As the player journeys even deeper into the Far Lands, the effects worsen to the point where the game is unplayable. At X/Z ±32,000,000, blocks are treated as permanently nonexistent, and do not generate even though they may appear to. When Minecraft generates and loads chunks, it loads an empty version of the terrain, complete with grass, stone and water textures that cannot be walked on. This map generates out to the 32-bit integer limit. The game can load chunks only out to X/Z: ±32,000,000, causing a problem between the noise map and the chunk generator. To fix this problem, Minecraft removes the chunks generated beyond X/Z: >±32,000,000 and generates only the noise map. If the player tries to walk on this map, they fall into the void. This value is hard-coded in the source code of Minecraft, meaning that it cannot be changed without editing the source files. Because chunks technically do not generate beyond X/Z: ±32,000,000, things like trees, falling gravel, falling sand, mobs, grass, and other entities do not generate either. This can make the map relatively stable and crashes can be somewhat rare; however, crashes can happen on low-end computers. In rare cases, if the player performs the "ghost spawn glitch" that worked in versions between Alpha 1.1.0 and Beta 1.7.3, the player can cause trees and plants to generate beyond ±32,000,000. The fake chunks weren't fixed until Release 1.8, and still occurred at X/Z: >±30,000,000. However the framerate was actually much better the further one went because of no entities.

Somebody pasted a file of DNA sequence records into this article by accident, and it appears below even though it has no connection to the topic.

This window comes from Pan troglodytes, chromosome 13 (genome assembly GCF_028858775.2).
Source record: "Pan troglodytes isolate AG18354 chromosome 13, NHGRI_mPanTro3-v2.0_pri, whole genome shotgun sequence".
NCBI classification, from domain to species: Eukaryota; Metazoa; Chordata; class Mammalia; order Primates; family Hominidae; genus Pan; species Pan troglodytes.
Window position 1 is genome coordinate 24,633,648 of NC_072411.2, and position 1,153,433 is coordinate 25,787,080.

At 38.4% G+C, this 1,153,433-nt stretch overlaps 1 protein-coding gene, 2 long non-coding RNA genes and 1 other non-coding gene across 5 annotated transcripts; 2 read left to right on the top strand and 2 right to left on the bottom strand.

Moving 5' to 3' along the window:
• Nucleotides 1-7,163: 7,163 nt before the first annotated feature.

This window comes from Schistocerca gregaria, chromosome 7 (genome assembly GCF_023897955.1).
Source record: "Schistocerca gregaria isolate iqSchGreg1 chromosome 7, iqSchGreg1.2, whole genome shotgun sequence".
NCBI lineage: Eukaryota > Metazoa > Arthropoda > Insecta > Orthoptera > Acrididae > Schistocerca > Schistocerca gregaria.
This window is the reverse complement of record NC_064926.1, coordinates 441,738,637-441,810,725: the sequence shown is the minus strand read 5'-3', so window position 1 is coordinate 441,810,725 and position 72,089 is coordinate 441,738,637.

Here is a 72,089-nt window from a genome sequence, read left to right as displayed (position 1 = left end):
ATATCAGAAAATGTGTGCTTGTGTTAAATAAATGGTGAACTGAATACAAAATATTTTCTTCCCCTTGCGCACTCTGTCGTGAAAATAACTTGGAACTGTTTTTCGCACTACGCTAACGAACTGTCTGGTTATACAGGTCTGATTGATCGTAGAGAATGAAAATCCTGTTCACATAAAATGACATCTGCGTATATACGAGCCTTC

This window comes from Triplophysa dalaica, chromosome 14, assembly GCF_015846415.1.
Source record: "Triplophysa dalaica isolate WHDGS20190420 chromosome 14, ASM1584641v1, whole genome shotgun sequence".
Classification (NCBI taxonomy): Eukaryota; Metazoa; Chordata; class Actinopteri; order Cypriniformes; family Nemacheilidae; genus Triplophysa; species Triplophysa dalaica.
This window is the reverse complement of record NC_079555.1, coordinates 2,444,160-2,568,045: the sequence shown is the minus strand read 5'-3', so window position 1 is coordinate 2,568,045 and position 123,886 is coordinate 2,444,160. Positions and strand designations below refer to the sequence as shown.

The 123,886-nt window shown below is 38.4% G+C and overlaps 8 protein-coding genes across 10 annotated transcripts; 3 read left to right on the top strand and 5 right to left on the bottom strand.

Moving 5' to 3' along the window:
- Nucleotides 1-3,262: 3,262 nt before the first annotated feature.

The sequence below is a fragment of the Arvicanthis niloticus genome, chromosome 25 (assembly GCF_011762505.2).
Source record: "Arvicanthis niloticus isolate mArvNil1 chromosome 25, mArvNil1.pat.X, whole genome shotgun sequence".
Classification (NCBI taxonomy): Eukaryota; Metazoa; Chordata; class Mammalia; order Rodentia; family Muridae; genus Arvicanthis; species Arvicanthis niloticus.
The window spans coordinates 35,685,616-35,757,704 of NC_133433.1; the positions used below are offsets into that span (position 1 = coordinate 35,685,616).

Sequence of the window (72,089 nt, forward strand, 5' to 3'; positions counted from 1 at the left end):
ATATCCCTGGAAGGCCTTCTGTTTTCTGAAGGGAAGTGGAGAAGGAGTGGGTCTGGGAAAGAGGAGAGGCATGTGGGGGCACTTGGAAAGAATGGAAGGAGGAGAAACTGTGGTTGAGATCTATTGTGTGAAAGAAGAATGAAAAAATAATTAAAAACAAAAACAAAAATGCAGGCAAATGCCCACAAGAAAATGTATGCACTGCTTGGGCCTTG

Spawn chunk glitch (X/Z: ±524,288–X/Z: ±1,073,741,824)